Associations of immune checkpoint inhibitor therapy efficacy with clinical parameters and tumor‑infiltrating CD68‑positive cell counts in patients with EGFR‑mutant non‑small cell lung cancer
Affiliations: First Department of Internal Medicine, Graduate School of Medicine and Pharmaceutical Sciences, University of Toyama, Toyama, Toyama 930‑0194, Japan, Department of Internal Medicine, Toyama Prefectural Central Hospital, Toyama, Toyama 930‑8550, Japan, First Department of Internal Medicine, Toyama University Hospital, Toyama, Toyama 930‑0194, Japan, Department of Medical Oncology, Toyama University Hospital, Toyama, Toyama 930‑0194, Japan
- Published online on: March 17, 2023 https://doi.org/10.3892/mco.2023.2634
- Article Number: 38
Copyright: © Tsuda et al. This is an open access article distributed under the terms of Creative Commons Attribution License.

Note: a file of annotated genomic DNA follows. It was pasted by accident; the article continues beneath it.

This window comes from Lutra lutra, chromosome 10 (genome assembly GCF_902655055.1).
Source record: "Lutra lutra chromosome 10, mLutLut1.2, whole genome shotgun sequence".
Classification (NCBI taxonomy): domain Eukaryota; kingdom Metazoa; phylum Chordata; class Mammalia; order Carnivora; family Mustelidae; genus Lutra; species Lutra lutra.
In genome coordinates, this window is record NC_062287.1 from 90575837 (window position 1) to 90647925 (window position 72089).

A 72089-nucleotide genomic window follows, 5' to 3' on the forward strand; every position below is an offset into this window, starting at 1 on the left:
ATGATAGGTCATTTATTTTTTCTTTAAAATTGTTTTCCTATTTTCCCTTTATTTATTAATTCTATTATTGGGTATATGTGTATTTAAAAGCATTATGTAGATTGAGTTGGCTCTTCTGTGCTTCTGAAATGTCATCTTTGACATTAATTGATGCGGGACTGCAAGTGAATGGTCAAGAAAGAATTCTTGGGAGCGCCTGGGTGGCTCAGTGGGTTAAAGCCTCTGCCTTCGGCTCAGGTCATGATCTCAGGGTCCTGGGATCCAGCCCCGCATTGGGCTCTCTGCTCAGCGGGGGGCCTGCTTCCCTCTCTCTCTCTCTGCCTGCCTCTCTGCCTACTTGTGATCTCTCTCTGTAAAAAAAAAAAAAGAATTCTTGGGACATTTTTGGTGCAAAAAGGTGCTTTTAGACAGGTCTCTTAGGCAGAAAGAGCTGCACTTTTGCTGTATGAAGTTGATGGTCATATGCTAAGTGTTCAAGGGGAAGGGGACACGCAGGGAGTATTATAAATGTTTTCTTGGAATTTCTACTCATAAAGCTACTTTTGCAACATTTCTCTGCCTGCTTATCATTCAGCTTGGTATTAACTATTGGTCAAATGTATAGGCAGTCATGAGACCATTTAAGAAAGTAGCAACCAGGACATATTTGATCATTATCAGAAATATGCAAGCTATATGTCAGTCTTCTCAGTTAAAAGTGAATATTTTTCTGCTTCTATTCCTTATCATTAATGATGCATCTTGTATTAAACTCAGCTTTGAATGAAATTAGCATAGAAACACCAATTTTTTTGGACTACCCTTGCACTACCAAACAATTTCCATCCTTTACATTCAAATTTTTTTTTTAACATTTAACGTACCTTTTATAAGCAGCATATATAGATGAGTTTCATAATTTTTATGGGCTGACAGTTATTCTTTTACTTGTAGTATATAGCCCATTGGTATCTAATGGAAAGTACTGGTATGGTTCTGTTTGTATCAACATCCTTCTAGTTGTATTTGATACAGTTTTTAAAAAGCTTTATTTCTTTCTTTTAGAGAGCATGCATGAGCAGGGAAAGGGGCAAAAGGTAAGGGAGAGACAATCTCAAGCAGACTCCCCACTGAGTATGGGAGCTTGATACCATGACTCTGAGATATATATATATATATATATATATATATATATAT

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Immune checkpoint inhibitor (ICI) therapy has been less effective in patients with non‑small cell lung cancer (NSCLC) harboring epidermal growth factor receptor (EGFR) mutations than in patients with EGFR wild‑type NSCLC. This retrospective study was conducted to investigate the associations of clinical parameters with the efficacy of ICI therapy in patients with EGFR‑mutant NSCLC. Clinical information was retrieved from the medical charts, and immunohistochemical analysis was performed in some cases to determine the tumor‑infiltrating CD68‑positive cell count. Data from 46 patients were included in the analysis. The median (95% confidence interval) progression‑free survival and overall survival from the initiation of ICI therapy was 1.4 months (1.0‑1.7 months) and 6.4 months (3.9‑19.0 months), respectively. Analysis using a Cox proportional hazards model revealed that tumor programmed death‑ligand 1 expression was associated with the overall survival of patients with EGFR‑mutant NSCLC after ICI treatment. The tumor‑infiltrating CD68‑positive cell count was evaluated in 11 patients. Comparison using the log‑rank test revealed that the progression‑free survival time after ICI treatment was longer in the patients with lower tumor‑infiltrating CD68‑positive cell counts than those with higher tumor‑infiltrating CD68‑positive cell counts. The present analysis demonstrated that PD‑L1 expression and the tumor‑infiltrating CD68‑positive cell count may be associated with the efficacy of ICI therapy in patients with NSCLC harboring EGFR mutations.